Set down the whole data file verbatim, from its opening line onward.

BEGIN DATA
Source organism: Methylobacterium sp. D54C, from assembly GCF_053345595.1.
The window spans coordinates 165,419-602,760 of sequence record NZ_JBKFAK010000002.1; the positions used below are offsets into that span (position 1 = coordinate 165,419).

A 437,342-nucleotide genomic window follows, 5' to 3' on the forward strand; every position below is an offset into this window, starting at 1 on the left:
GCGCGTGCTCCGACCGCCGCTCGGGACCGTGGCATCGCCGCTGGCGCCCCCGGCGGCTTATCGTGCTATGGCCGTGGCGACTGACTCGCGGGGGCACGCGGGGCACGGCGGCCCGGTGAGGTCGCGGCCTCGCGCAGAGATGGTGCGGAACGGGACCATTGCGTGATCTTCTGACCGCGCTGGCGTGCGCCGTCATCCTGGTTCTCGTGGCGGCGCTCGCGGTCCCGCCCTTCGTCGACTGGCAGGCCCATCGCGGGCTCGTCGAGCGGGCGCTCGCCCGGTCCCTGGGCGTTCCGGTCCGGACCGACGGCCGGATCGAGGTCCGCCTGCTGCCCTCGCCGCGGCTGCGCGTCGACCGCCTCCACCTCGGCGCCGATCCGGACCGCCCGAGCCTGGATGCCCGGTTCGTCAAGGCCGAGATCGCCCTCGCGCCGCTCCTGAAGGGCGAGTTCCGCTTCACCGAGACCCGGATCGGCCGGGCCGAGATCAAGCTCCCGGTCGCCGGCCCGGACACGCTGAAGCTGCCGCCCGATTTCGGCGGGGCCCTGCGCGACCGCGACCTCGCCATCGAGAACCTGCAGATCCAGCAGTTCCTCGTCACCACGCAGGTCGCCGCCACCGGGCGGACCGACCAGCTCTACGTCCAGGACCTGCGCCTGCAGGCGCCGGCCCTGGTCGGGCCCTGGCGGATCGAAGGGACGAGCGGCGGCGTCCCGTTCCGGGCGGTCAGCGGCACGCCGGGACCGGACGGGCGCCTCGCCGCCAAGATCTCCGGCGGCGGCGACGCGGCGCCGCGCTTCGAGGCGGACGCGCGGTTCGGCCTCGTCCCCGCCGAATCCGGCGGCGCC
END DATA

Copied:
Source organism: Methylobacterium sp. D54C, from assembly GCF_053345595.1.
The window spans coordinates 165,419-602,760 of sequence record NZ_JBKFAK010000002.1; the positions used below are offsets into that span (position 1 = coordinate 165,419).

A 437,342-nucleotide genomic window follows, 5' to 3' on the forward strand; every position below is an offset into this window, starting at 1 on the left:
GCGCGTGCTCCGACCGCCGCTCGGGACCGTGGCATCGCCGCTGGCGCCCCCGGCGGCTTATCGTGCTATGGCCGTGGCGACTGACTCGCGGGGGCACGCGGGGCACGGCGGCCCGGTGAGGTCGCGGCCTCGCGCAGAGATGGTGCGGAACGGGACCATTGCGTGATCTTCTGACCGCGCTGGCGTGCGCCGTCATCCTGGTTCTCGTGGCGGCGCTCGCGGTCCCGCCCTTCGTCGACTGGCAGGCCCATCGCGGGCTCGTCGAGCGGGCGCTCGCCCGGTCCCTGGGCGTTCCGGTCCGGACCGACGGCCGGATCGAGGTCCGCCTGCTGCCCTCGCCGCGGCTGCGCGTCGACCGCCTCCACCTCGGCGCCGATCCGGACCGCCCGAGCCTGGATGCCCGGTTCGTCAAGGCCGAGATCGCCCTCGCGCCGCTCCTGAAGGGCGAGTTCCGCTTCACCGAGACCCGGATCGGCCGGGCCGAGATCAAGCTCCCGGTCGCCGGCCCGGACACGCTGAAGCTGCCGCCCGATTTCGGCGGGGCCCTGCGCGACCGCGACCTCGCCATCGAGAACCTGCAGATCCAGCAGTTCCTCGTCACCACGCAGGTCGCCGCCACCGGGCGGACCGACCAGCTCTACGTCCAGGACCTGCGCCTGCAGGCGCCGGCCCTGGTCGGGCCCTGGCGGATCGAAGGGACGAGCGGCGGCGTCCCGTTCCGGGCGGTCAGCGGCACGCCGGGACCGGACGGGCGCCTCGCCGCCAAGATCTCCGGCGGCGGCGACGCGGCGCCGCGCTTCGAGGCGGACGCGCGGTTCGGCCTCGTCCCCGCCGAATCCGGCGGCGCC